The winding, narrow streets of Old Cairo behind Khan El-Khalili have traditionally been bustling with an array of economic activity. Today, nestled among the ancient houses and mosques of the Fatimid era, many traditional workshops still remain, defying modern trends and contemporary production practices alike.
These little holes-in-the-wall, and the streets where they make their home, are filled with the rattling, clunking music of the work within, accompanied by recitation of the Quran from a nearby radio.
Known as the Khan Abo-Ta’ya or Haret El-Yahoud, (the Jewish Quarter), the area is among Khan El-Khalili’s primary providers of the glittering souvenirs (necklaces, pendants, etc.) which fill its boutiques and draw in tourists.
“We can work with any type of core material, be it gold, silver, copper or anything else,” said Mohamed Zaki, a 64 year old craftsman who has been in his profession for 50 years. “We even used to work with ivory imported from African countries before it was banned many years ago.”
Zaki and his fellow workers provide the bazaars with the little silver or painted parts which are integrated in ornaments and souvenirs. “These tiny objects cannot be manufactured by modern industrial devices; we are their only makers,” he said.
The work is always customised; traders come to Zaki’s workshop and provide him with an image of what they need or give him general guidelines so he can produce the item in question.
The craftsmen in the area still use the same working procedures and instruments they were taught to use 60 years ago. They start by breaking the primary material, whether copper, tin or otherwise, into small pieces, and then mould these pieces into the desired shapes by using specially-made metal stamps that are used in traditional machines.
While the craftsmanship practised here may have remained largely untouched over the years, the area has seen its share of changes. Zaki said that the Khan used to have a special scent, emitted by those ancient crumbling buildings which have long since been razed and replaced by small houses. “During my youth I used to see our elders wearing galabeyas, remarkable turbans and traditional clothes which belonged to former times. They looked as if they were directly out of the Fatimid era and they used to have great standing in the neighbourhood, but those customs are now forgotten.”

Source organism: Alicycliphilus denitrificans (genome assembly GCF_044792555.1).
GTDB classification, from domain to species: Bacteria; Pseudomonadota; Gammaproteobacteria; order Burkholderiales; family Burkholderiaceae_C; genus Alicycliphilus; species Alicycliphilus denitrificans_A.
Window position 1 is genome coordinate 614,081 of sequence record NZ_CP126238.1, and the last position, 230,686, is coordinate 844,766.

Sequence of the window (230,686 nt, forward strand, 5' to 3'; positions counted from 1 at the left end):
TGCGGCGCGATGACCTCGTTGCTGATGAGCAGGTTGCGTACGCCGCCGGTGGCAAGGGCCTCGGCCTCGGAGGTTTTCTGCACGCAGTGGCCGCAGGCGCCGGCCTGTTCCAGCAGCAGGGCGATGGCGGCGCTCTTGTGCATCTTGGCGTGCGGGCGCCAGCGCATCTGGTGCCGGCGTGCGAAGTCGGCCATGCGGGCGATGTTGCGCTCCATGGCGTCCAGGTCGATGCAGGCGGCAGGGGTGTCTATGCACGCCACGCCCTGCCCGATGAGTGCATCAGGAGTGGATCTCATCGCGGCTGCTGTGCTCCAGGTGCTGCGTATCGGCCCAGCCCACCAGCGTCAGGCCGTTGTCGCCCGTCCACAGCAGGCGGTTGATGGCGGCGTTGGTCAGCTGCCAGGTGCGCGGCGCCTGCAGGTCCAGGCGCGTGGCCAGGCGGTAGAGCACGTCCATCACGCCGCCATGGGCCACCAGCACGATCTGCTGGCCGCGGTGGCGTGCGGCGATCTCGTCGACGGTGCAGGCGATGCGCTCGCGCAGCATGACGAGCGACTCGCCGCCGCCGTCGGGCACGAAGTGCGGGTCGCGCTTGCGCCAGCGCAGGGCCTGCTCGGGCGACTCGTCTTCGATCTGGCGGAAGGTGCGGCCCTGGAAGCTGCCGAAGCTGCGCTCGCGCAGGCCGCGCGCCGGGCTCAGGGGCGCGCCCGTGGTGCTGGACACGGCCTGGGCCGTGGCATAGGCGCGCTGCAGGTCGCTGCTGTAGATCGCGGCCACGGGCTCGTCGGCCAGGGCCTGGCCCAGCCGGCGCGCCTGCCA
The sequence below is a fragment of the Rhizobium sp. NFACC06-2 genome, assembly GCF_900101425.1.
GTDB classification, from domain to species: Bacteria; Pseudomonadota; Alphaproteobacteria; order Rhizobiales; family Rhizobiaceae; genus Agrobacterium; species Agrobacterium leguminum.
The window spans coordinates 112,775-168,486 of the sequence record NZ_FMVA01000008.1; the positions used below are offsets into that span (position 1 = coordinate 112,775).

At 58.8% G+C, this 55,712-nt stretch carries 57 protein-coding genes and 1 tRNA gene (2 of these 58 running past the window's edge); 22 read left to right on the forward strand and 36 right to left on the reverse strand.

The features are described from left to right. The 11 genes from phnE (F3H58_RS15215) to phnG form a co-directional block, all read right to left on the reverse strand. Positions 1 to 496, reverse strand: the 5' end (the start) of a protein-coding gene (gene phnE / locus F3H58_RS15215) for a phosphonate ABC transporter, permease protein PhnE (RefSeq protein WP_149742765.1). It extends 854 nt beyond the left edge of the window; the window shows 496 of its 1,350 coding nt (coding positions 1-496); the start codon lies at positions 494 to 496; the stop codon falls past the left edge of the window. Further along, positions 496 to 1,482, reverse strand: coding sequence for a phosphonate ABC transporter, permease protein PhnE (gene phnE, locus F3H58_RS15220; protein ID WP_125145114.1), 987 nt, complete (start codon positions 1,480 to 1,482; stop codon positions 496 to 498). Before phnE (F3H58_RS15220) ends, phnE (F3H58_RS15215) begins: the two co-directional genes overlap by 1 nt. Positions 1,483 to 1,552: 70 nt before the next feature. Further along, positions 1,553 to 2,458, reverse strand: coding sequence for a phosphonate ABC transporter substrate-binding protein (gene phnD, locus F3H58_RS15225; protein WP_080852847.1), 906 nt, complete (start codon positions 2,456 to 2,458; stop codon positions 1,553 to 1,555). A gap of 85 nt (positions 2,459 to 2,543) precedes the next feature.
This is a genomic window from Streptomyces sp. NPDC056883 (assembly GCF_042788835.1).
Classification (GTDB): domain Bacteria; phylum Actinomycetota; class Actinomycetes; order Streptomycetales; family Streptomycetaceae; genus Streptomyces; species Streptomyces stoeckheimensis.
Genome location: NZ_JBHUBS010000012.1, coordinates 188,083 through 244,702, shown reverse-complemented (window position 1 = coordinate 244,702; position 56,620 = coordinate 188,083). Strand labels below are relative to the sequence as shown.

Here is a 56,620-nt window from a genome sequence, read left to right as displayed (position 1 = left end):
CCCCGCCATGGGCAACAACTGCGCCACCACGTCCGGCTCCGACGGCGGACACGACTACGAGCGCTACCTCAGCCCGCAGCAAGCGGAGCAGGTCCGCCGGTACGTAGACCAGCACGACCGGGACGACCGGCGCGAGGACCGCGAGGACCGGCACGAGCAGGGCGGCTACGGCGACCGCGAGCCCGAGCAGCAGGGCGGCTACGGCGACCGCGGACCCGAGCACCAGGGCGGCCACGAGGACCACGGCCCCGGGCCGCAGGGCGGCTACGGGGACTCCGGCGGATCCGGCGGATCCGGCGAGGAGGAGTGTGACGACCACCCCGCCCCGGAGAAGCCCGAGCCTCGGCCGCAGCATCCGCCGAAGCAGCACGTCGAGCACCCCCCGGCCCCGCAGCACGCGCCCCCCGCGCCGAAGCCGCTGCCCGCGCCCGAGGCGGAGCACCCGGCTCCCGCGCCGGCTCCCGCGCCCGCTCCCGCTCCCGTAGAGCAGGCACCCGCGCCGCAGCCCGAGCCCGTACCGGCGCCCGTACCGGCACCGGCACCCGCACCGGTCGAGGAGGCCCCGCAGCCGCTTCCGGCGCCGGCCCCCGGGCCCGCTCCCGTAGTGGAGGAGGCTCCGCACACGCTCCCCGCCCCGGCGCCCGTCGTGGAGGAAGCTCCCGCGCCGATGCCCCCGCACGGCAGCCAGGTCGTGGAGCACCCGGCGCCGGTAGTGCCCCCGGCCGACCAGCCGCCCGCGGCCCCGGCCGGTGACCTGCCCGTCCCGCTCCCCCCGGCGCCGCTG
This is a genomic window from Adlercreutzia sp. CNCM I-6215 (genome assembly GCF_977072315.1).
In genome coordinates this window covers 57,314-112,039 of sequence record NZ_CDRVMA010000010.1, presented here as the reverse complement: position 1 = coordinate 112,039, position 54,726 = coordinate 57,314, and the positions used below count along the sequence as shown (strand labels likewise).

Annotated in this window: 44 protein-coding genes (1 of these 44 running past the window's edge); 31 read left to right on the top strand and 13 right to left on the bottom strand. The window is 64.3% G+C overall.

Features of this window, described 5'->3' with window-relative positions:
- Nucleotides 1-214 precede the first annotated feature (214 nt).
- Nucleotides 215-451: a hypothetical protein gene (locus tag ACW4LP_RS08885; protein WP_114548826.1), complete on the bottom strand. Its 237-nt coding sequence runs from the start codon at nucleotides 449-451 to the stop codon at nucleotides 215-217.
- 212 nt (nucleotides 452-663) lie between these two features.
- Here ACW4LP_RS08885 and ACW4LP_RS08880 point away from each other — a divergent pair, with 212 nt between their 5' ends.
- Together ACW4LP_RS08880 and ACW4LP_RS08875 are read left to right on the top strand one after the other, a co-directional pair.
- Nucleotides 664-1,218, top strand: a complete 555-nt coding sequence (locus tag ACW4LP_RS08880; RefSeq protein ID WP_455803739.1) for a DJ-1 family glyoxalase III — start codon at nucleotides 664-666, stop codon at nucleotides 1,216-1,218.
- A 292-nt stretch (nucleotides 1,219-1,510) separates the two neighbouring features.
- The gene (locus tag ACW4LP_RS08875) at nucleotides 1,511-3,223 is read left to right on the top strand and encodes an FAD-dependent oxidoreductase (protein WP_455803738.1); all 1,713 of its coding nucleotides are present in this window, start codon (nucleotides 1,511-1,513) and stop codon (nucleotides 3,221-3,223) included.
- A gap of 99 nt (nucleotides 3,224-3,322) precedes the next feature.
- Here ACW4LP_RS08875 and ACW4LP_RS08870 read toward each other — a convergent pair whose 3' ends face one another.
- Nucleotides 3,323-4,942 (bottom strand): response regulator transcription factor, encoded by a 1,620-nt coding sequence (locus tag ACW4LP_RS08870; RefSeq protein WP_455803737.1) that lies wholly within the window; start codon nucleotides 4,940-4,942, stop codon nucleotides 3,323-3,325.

Zaki remembers the days of his youth as “the time of gracefulness and beauty” and compared it, full of sorrow and grief, to the current situation. “Before, Egyptian workmen used to enjoy a good international reputation; we used to get paid well and life was simple. Being a successful craftsman or workman was the ultimate goal for anyone, unlike today where this kind of life has become a misery,” he said.
These days the prominent traders and merchants of Khan El-Khalili tend to neglect the local workmen, and instead use workers from India, China and other Asian countries who have been more successful in securing work, even though these contracts require hard currency as payments.
To restore Egyptian craftsmen to their former prominence, the profession’s revenues must be sufficient enough to attract new blood. This will only happen when the industry receives technical and financial support from the government, in addition to creative marketing policies implemented by both the government and the private sector. “A new comprehensive programme must be designed by the Egyptian government in conjunction with the top banks to resurrect this vanishing profession,” Zaki said.
We left Mohamed Zaki in the same place where he has spent the past 50 years of his professional life, and where he still continues to apply his craft with the same passion and dedication he first brought to the job. The small workshop is his whole world; he did not get married because, as he said, he did not want any of his children inherit their father’s tough profession, and as he goes about his work he hopes that better days lie ahead.